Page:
DEFINITION of 'Remittance'

A remittance most commonly refers to the funds an expatriate sends to their country of origin via wire, mail, or online transfer. These peer to peer transfers of funds across borders are economically significant for many countries that receive them.

BREAKING DOWN 'Remittance'

Since the year 2000, remittances have played an increasingly large role in the economies of small and developing countries. Since the late 1990s, remittances have exceeded development aid, and can often make up a full third of a country's GDP, for example, Nepal and Maldova. Remittance payments make up for a substantial amount of the flow of capital between countries. In 2014, $583 billion in USD was transferred between countries, $436 Billion of which was received by developing countries.

The countries receiving the largest share of remittances are the BRIC nations China and India. Those countries received $69.97 and $59.49 billion dollars in 2013 by 2015 estimates.

Remittances are seen as an important part of form of disaster relief, and exceed official development assistance (ODA). Those living in a country struck by a disaster benefit from receiving money via remittances, especially when the disaster is of a kind that has temporarily put people out of work and tied up money. Remittances are also seen as a way to get those living in poorer countries to get bank accounts, in turn helping to promote economic development in a region.

G8 and The World Bank

Remittances play an important role in the growth of developing countries. In 2004, at the G8 summit held in Sea Island Georgia, member countries agreed to take on the problem of the relative high cost of moving funds across borders.

In 2008, the World Bank ended up establishing a database where people could compare prices of different transfer services, so as to make a more informed decision on how to transfer their funds back to their family and loved ones. The thinking behind the database was that, along with creating a more informed customer, it would encourage the money transfer industry to be more competitive on their pricing. 

In 2009 the G8 set the goal of reducing the cost of remittances by 5% in as many years. The World Bank responded by helping to establish smaller regional databases using clear and objective methodology to measure the price of different transfer services.

Since the World Bank’s database was set up, a good number of remittance services have emerged online, like remit2india,, and Azimo, which all provide fast and cheap services. However, many see more work to be done. At a G20 meeting in 2011, Bill Gates argued for the reduction of transfer costs. By Gates Foundation estimates, cutting fees from 10% to 5% could ‘unlock’ up to $15 billion a year in poor and developing countries.


Latin American and Caribbean countries received a total of 66.5 Billion in remittances in the year 2007, more than both foreign direct aid and development aid. Three quarters of that money came from migrant laborers working inside the United States. 

The Philippines received the second largest amount of remittances, receiving transfers amounting to 21.3 billion in 2010. President Joseph Estrada honored those working outside the Philippines, whose remittances make up nearly 9% of the countries GDP, by declaring the year 2000 the year of the "Overseas Filipino Worker."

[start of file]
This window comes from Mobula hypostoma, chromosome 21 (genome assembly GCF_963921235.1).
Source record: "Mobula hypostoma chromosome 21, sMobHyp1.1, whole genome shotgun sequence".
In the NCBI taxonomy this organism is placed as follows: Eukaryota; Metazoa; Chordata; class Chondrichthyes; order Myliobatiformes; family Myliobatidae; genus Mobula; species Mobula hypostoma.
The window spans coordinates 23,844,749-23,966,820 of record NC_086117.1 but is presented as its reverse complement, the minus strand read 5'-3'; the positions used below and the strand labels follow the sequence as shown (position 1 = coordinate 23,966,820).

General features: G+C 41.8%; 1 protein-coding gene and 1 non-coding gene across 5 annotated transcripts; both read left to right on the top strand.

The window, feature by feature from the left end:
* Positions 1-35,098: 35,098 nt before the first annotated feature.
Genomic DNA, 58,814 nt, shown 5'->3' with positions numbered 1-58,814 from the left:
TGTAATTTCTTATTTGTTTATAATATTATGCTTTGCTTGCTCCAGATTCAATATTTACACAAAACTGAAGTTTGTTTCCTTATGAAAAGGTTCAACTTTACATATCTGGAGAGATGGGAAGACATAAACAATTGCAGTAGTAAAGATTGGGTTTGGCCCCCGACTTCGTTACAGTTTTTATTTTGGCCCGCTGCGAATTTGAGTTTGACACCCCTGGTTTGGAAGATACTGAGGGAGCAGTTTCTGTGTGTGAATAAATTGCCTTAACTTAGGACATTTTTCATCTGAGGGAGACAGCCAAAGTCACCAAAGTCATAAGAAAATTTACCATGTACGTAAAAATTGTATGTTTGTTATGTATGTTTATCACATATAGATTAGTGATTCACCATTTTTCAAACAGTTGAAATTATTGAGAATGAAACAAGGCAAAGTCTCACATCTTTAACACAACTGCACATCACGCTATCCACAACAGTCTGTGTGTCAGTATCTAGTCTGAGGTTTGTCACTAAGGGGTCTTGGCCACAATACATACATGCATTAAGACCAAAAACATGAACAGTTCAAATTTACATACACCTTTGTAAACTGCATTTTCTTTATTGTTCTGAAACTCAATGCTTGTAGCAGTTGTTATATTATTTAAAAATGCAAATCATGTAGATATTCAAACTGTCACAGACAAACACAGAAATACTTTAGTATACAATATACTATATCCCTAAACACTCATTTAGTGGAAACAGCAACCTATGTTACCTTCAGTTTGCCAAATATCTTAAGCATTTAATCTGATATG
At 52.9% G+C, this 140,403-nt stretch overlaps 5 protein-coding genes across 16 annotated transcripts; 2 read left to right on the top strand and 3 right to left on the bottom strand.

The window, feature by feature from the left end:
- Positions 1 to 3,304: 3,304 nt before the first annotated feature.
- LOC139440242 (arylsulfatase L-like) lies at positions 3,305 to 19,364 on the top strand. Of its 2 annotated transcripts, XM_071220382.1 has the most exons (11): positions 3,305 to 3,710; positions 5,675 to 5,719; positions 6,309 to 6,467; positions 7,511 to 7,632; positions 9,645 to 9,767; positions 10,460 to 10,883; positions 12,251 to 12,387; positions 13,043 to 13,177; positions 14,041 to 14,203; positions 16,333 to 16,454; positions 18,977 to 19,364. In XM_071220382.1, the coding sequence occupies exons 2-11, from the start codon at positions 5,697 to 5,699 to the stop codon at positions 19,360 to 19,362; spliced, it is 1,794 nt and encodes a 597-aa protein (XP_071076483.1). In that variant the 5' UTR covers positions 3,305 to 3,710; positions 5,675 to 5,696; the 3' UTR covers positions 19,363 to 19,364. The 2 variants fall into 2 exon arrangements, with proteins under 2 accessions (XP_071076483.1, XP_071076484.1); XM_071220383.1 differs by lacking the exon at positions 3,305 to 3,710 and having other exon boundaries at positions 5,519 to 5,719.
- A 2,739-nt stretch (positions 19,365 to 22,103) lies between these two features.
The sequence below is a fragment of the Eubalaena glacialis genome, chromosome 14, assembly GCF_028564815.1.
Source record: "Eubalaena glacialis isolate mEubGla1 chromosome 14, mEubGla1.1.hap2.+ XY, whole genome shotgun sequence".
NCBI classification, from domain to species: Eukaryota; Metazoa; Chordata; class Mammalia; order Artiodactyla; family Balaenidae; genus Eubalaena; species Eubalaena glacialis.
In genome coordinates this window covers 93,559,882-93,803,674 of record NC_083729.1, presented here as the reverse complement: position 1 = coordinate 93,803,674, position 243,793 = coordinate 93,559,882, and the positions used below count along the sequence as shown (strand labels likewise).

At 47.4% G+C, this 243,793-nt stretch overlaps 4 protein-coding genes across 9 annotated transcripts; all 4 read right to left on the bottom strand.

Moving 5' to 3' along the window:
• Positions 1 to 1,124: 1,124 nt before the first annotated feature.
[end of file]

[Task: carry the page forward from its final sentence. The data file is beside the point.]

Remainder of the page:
Remittances to countries in Africa are an important part of those economies, but the numbers are hard to track. A paper from University of Iowa’s Center for International Finance and Development put their estimate at $40 Billion USD sent from 20 to 30 million African immigrant laborers annually. Some countries limit remittances to wire transfers to banks, and banks usually end up limiting the services they use to specific money transfer companies. The 2010 World Bank study broke down the amount each country received, putting Nigeria at the top with $10 billion, Sudan at $3.2 billion, Kenya at $1.8 billion, Senegal at $1.2 billion.

Immigrant households in the United States budget 10% of their income towards remittances, which in turn make up between 50 and 80% of the household income of those receiving the money. Up to 80% of immigrants living in New York State send remittances back to their home countries, more than any other state in the U.S. California, Texas, Illinois, and New Jersey all see high rates of immigrant families sending remittances. Remittances from the U.S. to Mexico and other countries in South American have been in decline. Before the Great Recession in 2008, remittances were as high as $69.2 billion, nearly $10 billion more than 2011 where families sent $58.9 billion.


The actual methodology that countries use to record the amount of money people are receiving via remittances is rarely made public. While the majority of value transfers occur via web or wire transfers where they can be more easily accounted for, a fair amount of money is transferred in ways that are harder to track. This has raised concerns among financial intelligence units that remittances are one of the ways in which money can be laundered, or violent activities like terrorism sponsored. 

The chief legislation regarding international transfer of funds in the U.S. is in title III of the embattled Patriot Act, passed in the wake of the 9/11 attacks in the U.S., and the Money Remittances Improvement Act of 2014. The overwhelming majority or financial transfers from migrant labor are no cause for national security concern.

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